Soo bridge, 1887-04-30
|Title:||Soo bridge, 1887-04-30.|
Perron, Wesley E., contributor
Peter White Public Library, contributor
Mining Journal (Marquette, Mich.), creator
Superiorland Library Cooperative, contributor
|Type of Resource:||text|
|Physical Form:||notes (documents)|
|Abstract/Description:||Transcription of newspaper article from the Mining journal (Marquette, Mich.), Apr. 30, 1887, regarding the Duluth, South Shore, and Atlantic Railway Company.|
Electronic reproduction of: Transcription of newspaper article from the Mining journal (Marquette, Mich.), Apr. 30, 1887.
Source: The Mining Journal Marquette, Mi. April 30, 1887 Saturday The "Soo" Bridge The "Soo" bridge is being built by four railroads in conjunction with the GT, CPR, DSS and A and the MSSM and A. The contracts have all be [* been] awarded. The contract for the entire substructure has been let to the well known bridge builder, J. Reid. The high price of iron and steel in the United States, sustained by the protective tariff, compared with the low price in Canada of imported British metal, enabled the Dominion Bridge company, whose works are at Lachine, Que., to so far underbid all American builders in the competition for the steel and the iron works. The consequence was that the Dominion Bridge company obtained the contract for the entire superstructure with the exception of the drawbridge. The contract for this portion of the work has been taken by the Detroit Bridge and Iron Works. The material for the Dominion company's contract is being prepared in Scotl and and will be worked into shape in the shops at Lachine. The bridge will be in condition to run trains over some time this fall. On the American side the bridge will be approached by an embankment or filling with a stone abutment near the edge of the canal. Near the opposite side of the canal, leaving room for only the necessary paths, will be the pivot pier, 30 feet in diameter, on which the draw will swing. The center of the pier will be 200 feet from the abutment before mentioned. 200 feet further on will be another abutment, upon which the further end of the draw or swing will rest. Between the further pier and the further abutment is a space through which a second canal may be cut should occasion require. The entire length of the draw or swing is 400 feet. It will be moved by steam, and may be opened or shut in one and a half minutes. Beyond the farther abutment will be a second filling from 300 to 400 feet long. Then comes the bridge proper, consisting of ten spans of 239 feet each. Following this is a filling of about 500 feet on the Canadian side, then two spans of 104 feet over a slough, and after that the solid ground. The piers will measure 8 x 24 feet under the coping, with necessary abutments. The kind of stone to be used is not yet decided upon, but it will probably be limestone. The piers will st and somewhere between 15 and 25 feet above the surface and will be securely anchored to the bedrock of the river, which is six to twenty feet below the surface. The work will be done by means of coffer dams, three of which will be worked at the same time. The extreme rapidity of the current will render the building of the dams very difficult. The superstructure will be of iron, built in the American pin-connected truss style. The entire length of the bridge and approaches will be about three-quarters of a mile long. DSS and A - MSSM and A - SSMB Co.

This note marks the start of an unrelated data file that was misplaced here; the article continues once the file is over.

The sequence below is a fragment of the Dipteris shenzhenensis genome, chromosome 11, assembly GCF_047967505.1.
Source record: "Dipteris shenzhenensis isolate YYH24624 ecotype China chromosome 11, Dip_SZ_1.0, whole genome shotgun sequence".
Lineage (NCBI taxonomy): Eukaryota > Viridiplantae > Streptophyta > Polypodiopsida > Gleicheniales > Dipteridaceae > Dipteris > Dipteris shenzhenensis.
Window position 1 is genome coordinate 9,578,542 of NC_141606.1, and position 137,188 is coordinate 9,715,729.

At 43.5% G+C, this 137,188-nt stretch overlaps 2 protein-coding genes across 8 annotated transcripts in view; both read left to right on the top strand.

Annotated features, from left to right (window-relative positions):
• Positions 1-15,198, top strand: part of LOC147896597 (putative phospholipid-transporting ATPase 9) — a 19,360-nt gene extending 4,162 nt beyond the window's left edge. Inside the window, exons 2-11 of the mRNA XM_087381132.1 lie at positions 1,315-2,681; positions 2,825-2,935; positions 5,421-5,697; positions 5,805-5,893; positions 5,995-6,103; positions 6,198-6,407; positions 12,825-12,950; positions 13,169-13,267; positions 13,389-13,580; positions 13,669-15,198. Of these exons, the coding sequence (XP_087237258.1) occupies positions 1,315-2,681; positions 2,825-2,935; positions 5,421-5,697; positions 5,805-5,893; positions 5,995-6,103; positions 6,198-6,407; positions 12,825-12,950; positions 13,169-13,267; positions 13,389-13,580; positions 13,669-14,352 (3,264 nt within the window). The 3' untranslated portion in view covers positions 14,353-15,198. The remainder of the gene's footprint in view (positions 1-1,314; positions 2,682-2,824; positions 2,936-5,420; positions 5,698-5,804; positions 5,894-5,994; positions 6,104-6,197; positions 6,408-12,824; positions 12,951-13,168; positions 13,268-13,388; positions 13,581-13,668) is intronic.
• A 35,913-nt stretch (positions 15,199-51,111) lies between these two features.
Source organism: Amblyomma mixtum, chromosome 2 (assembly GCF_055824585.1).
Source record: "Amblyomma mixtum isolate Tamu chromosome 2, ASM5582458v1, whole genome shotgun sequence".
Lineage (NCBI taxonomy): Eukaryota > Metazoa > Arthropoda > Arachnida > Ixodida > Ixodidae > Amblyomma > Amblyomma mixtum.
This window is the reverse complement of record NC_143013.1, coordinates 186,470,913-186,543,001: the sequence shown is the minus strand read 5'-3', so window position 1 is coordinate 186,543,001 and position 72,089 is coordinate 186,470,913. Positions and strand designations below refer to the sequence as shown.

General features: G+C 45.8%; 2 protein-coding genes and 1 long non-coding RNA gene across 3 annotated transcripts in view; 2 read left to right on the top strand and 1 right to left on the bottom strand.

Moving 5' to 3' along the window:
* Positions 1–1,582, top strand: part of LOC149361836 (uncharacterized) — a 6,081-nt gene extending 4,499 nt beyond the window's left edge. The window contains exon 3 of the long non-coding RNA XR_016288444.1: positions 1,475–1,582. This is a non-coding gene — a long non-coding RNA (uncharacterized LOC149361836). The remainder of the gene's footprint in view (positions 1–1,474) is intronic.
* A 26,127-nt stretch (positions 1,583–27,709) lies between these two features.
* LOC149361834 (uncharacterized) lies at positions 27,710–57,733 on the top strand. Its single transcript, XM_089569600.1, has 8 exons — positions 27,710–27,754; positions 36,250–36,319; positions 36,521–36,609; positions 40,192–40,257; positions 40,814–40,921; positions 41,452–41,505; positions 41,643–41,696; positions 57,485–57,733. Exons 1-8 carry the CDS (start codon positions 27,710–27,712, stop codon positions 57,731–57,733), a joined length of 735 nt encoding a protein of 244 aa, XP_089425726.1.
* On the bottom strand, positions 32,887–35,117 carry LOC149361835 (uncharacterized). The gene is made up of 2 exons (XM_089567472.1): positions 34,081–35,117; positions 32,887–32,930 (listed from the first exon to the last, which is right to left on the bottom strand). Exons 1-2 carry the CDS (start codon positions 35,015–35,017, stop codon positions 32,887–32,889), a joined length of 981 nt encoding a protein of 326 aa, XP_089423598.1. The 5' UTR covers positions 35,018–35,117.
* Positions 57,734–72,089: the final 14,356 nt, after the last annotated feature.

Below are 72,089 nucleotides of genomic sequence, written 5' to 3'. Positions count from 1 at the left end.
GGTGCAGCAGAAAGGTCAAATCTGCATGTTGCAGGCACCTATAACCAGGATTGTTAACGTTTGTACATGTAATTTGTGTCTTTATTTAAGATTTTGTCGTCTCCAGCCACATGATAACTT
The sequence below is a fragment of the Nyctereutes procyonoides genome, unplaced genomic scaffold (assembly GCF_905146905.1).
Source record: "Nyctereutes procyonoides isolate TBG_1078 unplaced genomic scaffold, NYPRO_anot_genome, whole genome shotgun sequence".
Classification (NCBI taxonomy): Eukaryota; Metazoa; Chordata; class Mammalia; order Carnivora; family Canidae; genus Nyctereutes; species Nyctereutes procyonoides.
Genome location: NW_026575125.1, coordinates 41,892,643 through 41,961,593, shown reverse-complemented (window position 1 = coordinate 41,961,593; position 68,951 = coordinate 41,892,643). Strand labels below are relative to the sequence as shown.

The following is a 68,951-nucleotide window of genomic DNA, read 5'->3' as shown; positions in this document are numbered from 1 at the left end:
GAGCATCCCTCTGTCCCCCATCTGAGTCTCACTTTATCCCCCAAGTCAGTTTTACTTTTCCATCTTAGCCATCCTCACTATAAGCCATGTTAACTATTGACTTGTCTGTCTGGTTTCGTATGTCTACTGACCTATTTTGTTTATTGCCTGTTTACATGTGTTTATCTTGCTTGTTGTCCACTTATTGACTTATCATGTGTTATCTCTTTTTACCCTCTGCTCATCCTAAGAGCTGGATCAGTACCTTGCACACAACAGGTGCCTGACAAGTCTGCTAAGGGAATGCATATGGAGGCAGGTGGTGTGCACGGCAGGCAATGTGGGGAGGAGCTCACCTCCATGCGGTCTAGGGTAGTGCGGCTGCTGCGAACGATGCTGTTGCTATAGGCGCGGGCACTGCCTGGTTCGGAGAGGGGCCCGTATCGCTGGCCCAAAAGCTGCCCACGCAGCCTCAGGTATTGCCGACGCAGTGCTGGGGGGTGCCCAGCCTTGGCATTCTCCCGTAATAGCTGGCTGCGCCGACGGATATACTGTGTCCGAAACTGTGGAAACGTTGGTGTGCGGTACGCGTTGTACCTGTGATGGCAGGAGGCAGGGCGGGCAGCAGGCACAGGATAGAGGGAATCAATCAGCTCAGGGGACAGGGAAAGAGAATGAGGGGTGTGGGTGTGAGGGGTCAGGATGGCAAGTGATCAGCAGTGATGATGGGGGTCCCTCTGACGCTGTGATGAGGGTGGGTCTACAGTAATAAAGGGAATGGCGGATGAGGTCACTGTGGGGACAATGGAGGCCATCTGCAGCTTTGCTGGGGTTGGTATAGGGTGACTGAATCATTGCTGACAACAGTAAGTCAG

Duluth, South Shore, and Atlantic Railway Company
|Restrictions on Access:||In the public domain (https://creativecommons.org/publicdomain/mark/1.0/)|
|Is Part Of:||Wesley Perron Railroad collection. Identifier: SLC-017|